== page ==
Julius Collins: The ex-Greazy Meal frontman knows his way around Minneapolis stages and the Purple songbook. He’ll be joined by former NPG players Michael Bland on drums and Tommy Barbarella on keys, his collaborators for previous Prince tributes. (7 & 11 p.m. Sat. Crooners, $39-$65.)

Dave Davies: The first time we’ve seen a Kinks co-founder in town since his brother Ray in 2011, Dave is back on the road following last year’s sturdy solo album “Open Road,” made with son and tour mate Russ Davies. Dave’s return at age 70 is all the sweeter after his comeback from a stroke in 2004. His set lists include many classic Kinks tunes he sang and some of the standards he fueled with his unmistakable guitar riffage. Joey Molland opens with his modern Badfinger lineup. (8 p.m. Sat., Medina Entertainment Center, 500 Hwy. 55, Medina, $31-$44.)

Lord Huron: Still sounding like a more earnest and less ironic Father John Misty, Michigan indie-rock strummer Ben Schneider won’t release his new album, “Vide Noir,” until Friday, but his strong local base didn’t wait to snatch up tickets to his Palace debut. (8 p.m. Sun., Palace Theatre, sold-out.)

Waxahatchee & Hurray for the Riff Raff: Katie Crutchfield of the elegant but stormy Birmingham, Ala., band Waxahatchee and Alynda Segarra of the rootsy yet edgy New Orleans ensemble HFRR make a perfect if not obvious pair for a co-headlining tour. Each of the visionary songwriters delivers imaginative, poetic yet topical and sometimes radical tunes. Each put out one of last year’s best rock albums, “Out in the Storm” by Crutchfield’s crew and “The Navigator” by Segarra & Co. Each has also already put on excellent live shows locally. Laura Marling-style Los Angeles singer Bedouine opens. (8 p.m. Mon., First Avenue, 701 1st Av. N., Mpls., $18-$20, First-Avenue.com.)

Calexico: Arizona’s famed blenders of Mexico borderland music and modern rock just dropped one of their best albums yet, “The Thread That Keeps Us,” laced with border politics and the usual dramatic urgency. (8 p.m. Mon., Fine Line, $25.)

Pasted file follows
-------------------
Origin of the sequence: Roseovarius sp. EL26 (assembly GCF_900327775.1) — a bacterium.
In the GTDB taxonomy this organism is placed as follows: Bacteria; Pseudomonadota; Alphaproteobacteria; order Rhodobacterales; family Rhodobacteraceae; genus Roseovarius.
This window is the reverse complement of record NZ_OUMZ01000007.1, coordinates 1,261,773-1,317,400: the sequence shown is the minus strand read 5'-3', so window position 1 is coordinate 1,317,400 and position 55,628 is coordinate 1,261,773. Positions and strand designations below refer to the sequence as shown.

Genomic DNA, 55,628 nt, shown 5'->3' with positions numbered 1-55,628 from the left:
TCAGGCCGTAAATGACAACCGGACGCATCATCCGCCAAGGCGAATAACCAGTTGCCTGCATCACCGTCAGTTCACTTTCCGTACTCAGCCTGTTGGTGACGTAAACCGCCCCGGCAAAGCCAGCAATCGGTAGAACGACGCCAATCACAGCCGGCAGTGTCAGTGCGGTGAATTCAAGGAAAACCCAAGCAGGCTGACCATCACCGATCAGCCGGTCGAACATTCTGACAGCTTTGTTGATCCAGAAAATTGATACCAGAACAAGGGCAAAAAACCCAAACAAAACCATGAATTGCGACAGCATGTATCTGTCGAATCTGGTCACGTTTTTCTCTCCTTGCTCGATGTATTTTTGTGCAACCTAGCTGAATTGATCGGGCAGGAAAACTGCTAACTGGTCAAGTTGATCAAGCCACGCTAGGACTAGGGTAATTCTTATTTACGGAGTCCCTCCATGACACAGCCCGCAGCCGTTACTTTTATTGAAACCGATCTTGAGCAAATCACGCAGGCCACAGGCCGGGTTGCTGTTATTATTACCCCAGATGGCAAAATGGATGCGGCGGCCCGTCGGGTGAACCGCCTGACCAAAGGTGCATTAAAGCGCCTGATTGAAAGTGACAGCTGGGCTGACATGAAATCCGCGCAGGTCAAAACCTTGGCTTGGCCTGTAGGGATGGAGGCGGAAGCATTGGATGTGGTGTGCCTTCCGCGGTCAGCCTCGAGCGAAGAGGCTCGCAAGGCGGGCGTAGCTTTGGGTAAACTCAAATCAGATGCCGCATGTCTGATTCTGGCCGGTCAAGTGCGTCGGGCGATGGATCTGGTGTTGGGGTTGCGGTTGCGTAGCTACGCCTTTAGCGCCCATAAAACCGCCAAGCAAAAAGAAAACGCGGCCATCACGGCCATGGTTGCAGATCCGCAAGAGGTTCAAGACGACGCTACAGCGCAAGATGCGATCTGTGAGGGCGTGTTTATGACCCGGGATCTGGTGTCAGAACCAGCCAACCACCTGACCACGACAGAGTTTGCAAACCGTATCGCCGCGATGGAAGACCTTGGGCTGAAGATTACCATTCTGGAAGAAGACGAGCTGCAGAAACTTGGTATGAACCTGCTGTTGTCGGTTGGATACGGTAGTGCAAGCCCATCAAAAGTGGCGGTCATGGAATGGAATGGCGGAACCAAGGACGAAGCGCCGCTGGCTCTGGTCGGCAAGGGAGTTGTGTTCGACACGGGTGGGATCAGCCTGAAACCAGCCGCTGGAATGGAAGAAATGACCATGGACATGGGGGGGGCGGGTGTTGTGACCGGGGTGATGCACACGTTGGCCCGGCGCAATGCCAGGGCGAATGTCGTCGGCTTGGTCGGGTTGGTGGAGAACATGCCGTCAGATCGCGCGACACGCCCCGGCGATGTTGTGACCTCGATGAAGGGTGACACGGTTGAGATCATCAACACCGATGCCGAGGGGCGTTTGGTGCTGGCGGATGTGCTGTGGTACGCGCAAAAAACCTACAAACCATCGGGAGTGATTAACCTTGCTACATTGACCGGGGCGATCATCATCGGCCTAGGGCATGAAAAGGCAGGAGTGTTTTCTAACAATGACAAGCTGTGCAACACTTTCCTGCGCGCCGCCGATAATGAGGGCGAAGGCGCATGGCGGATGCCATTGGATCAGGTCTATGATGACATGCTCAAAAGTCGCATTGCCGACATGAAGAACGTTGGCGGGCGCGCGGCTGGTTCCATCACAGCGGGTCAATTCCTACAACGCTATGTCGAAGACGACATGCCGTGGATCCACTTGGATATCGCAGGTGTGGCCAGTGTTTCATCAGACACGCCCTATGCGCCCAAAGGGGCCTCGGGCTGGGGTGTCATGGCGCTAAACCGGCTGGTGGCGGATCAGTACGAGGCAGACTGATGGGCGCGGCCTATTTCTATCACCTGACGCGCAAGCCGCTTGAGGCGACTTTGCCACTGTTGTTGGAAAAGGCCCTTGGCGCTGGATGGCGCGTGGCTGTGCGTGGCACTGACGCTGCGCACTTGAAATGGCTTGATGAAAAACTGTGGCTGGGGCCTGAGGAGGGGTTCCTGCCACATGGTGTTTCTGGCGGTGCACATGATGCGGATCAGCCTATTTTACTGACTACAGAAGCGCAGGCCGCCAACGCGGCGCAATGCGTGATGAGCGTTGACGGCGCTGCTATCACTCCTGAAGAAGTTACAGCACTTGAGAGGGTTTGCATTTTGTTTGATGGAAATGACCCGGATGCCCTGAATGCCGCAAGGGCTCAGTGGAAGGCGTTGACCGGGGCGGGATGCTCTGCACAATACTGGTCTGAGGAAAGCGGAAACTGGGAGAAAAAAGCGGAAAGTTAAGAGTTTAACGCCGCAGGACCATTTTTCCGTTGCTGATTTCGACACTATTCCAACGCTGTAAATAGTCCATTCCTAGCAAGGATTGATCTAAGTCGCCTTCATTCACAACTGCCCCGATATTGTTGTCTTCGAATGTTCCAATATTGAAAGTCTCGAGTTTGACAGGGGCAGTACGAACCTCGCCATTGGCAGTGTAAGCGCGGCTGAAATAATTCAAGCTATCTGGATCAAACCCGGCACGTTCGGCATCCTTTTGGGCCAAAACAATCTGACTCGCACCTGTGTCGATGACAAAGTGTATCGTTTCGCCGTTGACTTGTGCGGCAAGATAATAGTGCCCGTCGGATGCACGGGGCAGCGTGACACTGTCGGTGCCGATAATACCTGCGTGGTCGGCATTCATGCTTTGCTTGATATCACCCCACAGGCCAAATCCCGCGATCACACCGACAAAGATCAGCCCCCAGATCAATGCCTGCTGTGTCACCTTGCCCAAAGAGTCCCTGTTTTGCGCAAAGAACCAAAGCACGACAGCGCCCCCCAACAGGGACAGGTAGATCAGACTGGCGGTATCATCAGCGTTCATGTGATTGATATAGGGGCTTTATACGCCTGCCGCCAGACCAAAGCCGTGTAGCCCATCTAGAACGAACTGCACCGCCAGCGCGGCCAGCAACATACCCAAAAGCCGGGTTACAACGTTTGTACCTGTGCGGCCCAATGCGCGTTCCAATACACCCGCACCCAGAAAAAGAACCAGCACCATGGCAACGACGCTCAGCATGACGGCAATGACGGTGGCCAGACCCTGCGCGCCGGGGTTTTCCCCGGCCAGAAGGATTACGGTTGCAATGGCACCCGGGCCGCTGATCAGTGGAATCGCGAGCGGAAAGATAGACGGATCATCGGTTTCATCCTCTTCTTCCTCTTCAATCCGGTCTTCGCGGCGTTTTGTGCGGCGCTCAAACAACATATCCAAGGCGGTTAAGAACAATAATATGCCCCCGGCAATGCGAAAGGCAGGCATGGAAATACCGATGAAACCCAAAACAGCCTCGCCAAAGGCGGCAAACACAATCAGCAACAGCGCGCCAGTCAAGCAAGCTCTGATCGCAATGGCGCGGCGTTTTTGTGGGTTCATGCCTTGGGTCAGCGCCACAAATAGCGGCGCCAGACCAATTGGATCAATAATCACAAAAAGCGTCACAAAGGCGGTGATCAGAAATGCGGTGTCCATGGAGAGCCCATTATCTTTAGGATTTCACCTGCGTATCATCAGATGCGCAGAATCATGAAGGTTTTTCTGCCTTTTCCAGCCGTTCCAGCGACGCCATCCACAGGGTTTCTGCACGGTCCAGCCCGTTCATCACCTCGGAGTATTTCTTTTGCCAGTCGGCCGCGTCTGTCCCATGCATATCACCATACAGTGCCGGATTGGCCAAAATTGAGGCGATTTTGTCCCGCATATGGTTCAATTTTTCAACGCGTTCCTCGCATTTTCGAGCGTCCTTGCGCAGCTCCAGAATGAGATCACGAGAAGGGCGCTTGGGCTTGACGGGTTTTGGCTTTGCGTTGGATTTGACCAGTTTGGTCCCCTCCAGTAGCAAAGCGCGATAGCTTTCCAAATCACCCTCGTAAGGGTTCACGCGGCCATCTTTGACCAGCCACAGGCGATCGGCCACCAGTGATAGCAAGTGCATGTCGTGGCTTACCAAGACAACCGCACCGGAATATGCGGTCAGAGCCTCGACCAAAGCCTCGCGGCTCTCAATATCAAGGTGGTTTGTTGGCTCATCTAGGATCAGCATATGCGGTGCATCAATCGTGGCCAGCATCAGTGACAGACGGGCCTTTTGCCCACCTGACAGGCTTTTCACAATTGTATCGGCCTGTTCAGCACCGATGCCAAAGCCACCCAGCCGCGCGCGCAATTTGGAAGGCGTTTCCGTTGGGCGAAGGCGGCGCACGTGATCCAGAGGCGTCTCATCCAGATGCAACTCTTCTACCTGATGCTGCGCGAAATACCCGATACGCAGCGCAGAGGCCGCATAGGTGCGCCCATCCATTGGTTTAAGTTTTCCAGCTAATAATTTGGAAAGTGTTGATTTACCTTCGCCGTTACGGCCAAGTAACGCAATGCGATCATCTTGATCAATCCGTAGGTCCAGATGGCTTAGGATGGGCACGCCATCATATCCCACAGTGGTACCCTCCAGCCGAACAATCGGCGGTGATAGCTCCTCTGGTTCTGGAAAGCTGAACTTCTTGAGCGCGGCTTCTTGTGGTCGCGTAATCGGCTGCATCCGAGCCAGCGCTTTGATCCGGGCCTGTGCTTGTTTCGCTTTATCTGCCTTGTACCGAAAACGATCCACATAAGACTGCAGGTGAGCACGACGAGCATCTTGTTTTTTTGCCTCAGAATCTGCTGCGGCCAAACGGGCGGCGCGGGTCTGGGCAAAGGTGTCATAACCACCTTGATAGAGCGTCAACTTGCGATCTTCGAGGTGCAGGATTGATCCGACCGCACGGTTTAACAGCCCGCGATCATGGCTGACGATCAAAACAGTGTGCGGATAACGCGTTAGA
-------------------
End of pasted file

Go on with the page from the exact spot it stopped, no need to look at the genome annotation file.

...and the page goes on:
John Scofield/Joe Lovano Quartet: The great guitarist and the stalwart saxophonist collaborated in the mid-1980s and made three acclaimed jazz albums together in the early ‘90s. They joined each other in the studio again for 2015’s “Past Present,” an inspired, mostly acoustic affair with Scofield composing all the pieces, which were sparked by his son’s death from cancer at age 26. (7 p.m. Tue. Hopkins Center for the Arts, $45.)

Gao Hung: The distinguished Twin Cities pipa player celebrates her new album, “Life As Is,” her collaboration with Syrian oud player Issam Rafea, who was an artist in residence recently at Carleton College, where she teaches. Subtitled “The Blending of Ancient Souls from Syria and China,” the album is not only timely but offers an entrancing, exotic weaving of these two distinctly different sounding but compatible string instruments. Rafea joins her. (7:30 p.m. Wed. Cedar Cultural Center, $20-$25)

Robyn Hitchcock: The enduring pop surrealist, a Brit living in Nashville, walks the line between twang and psychedelia on his 2017 eponymous album, his 22nd studio effort. Assisted by producer Brendan Benson, Hitchcock goes for pop jingle-jangle on “Mad Shelley’s Letterbox” and for unabashed honky-tonk on “I Pray When I’m Drunk.” Most intriguing is “Raymond and the Wires,” a veddy British remembrance of his late father, who was a writer and cartoonist. (8 p.m. Wed.-Thu. Turf Club, St. Paul, $20, etix.com)